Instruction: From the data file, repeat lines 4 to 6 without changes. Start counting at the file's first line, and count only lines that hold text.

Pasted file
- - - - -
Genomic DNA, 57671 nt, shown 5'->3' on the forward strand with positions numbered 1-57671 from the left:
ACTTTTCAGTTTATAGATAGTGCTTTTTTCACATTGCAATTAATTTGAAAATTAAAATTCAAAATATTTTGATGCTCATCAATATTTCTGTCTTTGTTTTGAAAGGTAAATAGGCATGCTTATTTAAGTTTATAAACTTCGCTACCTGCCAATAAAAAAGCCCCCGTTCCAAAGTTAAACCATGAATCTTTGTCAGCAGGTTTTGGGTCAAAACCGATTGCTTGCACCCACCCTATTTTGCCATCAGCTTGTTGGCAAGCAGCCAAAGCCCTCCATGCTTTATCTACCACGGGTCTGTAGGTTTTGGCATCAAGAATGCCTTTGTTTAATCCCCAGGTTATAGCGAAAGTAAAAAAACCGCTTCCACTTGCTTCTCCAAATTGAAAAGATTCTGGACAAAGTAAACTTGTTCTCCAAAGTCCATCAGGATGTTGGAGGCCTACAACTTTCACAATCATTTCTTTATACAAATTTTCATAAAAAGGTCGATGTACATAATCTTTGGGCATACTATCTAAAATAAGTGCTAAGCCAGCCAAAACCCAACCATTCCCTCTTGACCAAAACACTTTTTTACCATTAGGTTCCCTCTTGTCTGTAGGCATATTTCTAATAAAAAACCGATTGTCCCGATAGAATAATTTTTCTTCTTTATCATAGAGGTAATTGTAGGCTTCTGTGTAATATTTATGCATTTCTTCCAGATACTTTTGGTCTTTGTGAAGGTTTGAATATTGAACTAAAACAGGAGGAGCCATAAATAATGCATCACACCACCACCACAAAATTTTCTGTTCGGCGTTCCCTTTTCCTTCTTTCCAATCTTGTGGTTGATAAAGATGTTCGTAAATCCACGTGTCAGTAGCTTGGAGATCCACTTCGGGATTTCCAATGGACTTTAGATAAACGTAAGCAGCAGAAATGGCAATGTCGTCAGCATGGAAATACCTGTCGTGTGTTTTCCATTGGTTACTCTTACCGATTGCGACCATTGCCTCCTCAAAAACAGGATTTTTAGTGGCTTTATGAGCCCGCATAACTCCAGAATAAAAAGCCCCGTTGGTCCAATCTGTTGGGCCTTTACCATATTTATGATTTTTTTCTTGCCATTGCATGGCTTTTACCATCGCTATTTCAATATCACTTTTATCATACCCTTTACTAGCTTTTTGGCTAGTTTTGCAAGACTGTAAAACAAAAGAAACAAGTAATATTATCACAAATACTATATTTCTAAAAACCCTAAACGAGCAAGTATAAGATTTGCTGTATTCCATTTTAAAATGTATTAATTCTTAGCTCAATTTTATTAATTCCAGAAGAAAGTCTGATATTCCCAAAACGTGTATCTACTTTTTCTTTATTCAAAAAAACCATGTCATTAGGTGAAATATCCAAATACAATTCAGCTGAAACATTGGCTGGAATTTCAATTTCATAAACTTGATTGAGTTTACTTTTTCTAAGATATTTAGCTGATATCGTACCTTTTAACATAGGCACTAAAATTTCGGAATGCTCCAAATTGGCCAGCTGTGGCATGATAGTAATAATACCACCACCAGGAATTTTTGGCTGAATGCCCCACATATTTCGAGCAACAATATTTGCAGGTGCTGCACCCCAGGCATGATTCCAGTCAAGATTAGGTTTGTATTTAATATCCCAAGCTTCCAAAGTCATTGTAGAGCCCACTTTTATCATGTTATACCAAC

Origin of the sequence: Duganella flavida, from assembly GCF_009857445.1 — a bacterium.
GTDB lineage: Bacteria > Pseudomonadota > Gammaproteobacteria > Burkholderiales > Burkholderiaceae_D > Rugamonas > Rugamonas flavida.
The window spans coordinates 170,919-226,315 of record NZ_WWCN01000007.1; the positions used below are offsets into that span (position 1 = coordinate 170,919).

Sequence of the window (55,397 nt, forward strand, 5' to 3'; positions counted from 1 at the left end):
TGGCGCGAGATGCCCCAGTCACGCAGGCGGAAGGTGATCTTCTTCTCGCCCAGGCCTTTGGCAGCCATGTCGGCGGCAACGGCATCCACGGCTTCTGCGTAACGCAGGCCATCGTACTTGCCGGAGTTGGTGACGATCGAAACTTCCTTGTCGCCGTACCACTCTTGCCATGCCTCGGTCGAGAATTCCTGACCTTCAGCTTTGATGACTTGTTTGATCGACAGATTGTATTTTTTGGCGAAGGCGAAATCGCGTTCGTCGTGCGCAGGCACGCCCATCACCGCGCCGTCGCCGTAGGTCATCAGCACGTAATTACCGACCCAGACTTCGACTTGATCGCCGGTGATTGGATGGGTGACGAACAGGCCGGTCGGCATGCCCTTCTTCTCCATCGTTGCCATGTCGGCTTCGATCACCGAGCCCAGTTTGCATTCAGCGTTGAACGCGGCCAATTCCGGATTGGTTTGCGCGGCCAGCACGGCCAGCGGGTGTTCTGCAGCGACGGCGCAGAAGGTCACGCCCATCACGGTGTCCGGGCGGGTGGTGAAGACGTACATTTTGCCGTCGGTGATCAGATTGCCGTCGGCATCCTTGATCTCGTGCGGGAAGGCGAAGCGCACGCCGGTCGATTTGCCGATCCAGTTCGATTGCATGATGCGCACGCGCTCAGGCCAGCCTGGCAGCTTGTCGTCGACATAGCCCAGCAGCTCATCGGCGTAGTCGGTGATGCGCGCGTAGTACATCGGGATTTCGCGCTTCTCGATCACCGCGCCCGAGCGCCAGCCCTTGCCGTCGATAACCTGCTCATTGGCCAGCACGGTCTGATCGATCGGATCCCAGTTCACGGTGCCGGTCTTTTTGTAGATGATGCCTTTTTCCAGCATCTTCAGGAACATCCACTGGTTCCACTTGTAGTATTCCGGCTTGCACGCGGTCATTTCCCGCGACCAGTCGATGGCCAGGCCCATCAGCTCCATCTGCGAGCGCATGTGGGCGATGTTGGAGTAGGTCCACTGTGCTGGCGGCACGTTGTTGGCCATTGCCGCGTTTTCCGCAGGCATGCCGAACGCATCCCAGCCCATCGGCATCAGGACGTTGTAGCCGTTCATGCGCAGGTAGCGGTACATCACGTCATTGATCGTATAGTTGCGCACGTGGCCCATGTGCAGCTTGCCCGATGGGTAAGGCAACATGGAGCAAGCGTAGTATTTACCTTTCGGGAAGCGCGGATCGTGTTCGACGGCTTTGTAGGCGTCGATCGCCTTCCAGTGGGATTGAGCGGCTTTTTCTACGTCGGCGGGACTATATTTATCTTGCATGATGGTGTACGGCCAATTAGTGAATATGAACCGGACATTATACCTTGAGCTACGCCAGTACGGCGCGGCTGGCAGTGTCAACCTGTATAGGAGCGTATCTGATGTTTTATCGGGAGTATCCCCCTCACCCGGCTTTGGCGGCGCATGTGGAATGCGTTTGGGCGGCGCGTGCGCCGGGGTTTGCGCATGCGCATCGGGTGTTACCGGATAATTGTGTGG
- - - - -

GTDB lineage: Bacteria > Pseudomonadota > Gammaproteobacteria > Burkholderiales > Burkholderiaceae_D > Rugamonas > Rugamonas flavida.
The window spans coordinates 170,919-226,315 of record NZ_WWCN01000007.1; the positions used below are offsets into that span (position 1 = coordinate 170,919).

Sequence of the window (55,397 nt, forward strand, 5' to 3'; positions counted from 1 at the left end):